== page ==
The vision of the Qur'an as regards the matters such as individual, society and the like is totally different from that of the materialistic ideologies. This is evident also in its penal laws. Islam is never in consonance with the Freudian school of thought which sees in man nothing but a mere puppet that could never break free of the strangulating influences of the circumstances of his birth and environment. The Marxian view that it is economic change alone which determines all feelings of self and values is also alien to Islam. The outlook of capitalism, too, which holds that the full light of personality can shine forth only if those born free are also allowed to live their lives in complete freedom,is also rejected by Islam. However, Islam recognizes the fact that wealth, circumstances and environment all have their effect on the personality of men. But the person, as such, isnever created by them. The individual feeling of self and the capacity to decide his stand in differing circumstances are the prerogative of the soul. Indeed, this has been the divine grace endowed upon man, and man alone. For it is this very soul that enables him to distinguish between good and evil and to decide his own choice between the two.
It is the individuals who constitute a society. It is, moreover, the divine laws which seek to purify the individual. It is certain, then, that the society which is made up of individuals who imbibe, within themselves, the moral laws will be one in which peace and goodness reigns. The individual is obliged to obey these laws. For it is only through this that a self-purification becomes possible. Even so, there will be, in every society, at least some who try to deviate from the moral code. If such people are not stopped, it might spread and spread in evil becoming rampant in the society ,thereby,leading to a state of anarchy and chaos. The laws of the Shariah are meant to prevent such a perpetuation of the evil.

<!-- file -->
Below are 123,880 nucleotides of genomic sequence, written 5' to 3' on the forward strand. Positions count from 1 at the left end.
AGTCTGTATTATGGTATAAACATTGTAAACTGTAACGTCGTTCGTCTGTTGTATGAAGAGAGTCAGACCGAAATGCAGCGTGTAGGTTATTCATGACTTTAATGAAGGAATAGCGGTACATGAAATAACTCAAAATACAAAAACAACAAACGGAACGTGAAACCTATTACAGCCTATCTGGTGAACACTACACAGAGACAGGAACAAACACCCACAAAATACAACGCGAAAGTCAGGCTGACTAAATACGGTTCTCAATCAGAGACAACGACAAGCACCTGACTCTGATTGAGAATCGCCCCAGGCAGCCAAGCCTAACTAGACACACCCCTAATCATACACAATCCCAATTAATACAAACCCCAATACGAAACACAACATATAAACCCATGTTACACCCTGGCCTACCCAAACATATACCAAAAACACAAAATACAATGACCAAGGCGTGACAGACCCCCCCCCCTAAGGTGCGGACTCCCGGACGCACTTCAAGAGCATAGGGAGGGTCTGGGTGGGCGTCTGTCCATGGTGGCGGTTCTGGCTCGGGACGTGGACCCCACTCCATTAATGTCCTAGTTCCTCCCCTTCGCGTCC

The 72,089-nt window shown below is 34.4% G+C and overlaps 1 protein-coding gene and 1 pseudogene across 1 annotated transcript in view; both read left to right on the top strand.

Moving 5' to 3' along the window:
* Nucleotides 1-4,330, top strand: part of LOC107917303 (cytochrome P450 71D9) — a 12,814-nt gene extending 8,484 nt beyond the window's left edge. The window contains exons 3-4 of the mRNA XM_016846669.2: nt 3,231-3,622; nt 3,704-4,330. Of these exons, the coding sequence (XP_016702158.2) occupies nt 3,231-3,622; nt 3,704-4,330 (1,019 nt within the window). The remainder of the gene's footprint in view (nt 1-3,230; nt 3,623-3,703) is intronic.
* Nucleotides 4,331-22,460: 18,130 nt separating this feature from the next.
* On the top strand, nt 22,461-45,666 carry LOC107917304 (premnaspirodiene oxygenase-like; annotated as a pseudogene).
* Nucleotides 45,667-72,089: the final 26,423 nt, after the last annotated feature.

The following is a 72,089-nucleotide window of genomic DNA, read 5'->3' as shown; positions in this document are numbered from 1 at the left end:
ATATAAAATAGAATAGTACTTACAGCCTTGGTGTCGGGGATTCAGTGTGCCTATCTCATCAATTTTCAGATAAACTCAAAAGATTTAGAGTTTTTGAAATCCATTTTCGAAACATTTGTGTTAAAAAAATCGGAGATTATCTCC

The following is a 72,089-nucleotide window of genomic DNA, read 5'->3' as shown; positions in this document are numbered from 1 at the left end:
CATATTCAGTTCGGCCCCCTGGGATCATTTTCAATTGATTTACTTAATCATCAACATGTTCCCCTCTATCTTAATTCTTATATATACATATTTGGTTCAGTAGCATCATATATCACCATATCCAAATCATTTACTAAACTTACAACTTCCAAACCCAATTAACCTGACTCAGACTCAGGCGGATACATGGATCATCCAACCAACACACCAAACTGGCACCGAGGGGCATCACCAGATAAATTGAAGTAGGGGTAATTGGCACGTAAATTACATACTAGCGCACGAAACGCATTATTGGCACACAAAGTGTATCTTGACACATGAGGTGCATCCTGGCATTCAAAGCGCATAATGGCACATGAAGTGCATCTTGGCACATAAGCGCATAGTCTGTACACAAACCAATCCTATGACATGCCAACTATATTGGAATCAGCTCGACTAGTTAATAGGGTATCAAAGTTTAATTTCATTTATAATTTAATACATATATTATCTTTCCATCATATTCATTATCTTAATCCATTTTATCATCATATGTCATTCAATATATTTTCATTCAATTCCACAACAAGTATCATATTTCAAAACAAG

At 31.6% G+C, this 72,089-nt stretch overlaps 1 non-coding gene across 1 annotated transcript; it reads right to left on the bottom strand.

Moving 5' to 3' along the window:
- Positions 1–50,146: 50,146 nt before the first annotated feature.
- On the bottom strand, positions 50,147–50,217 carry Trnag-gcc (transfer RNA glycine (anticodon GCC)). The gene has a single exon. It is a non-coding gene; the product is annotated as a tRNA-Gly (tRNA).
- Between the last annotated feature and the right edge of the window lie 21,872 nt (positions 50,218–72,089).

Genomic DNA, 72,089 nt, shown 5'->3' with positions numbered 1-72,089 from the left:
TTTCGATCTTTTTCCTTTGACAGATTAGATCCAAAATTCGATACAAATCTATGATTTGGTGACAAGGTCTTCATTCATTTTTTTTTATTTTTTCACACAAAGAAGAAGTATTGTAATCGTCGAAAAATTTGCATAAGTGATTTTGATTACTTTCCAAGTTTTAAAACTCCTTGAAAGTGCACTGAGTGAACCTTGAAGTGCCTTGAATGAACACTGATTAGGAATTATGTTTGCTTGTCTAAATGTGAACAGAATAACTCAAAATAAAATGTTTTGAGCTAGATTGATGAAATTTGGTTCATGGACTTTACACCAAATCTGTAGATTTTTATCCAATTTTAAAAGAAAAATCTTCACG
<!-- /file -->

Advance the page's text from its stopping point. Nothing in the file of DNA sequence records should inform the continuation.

The very objective of the penal laws in the Qur'an is to maintain the individual and society in a state of constant purity. Islam does not envisage a view whereby the individual may be sacrificed for the society or the society for the individual. Nevertheless, the capitalistic outlook which does not tolerate even the slightest encroachment of the individual and the communist view which holds that even the most basic urges of the individual ought to be sacrificed for the society are both alien to Islam. The vision of Islam, on the other hand, holds that it is never a mutually clashing relationship which must exist between the individual and society. It is values that necessarily binds them together harmoniously. The penal laws of the Qur'an serve to purify the individual and the society by way of protecting these values. Thus, they are centered neither on the individual nor on the society.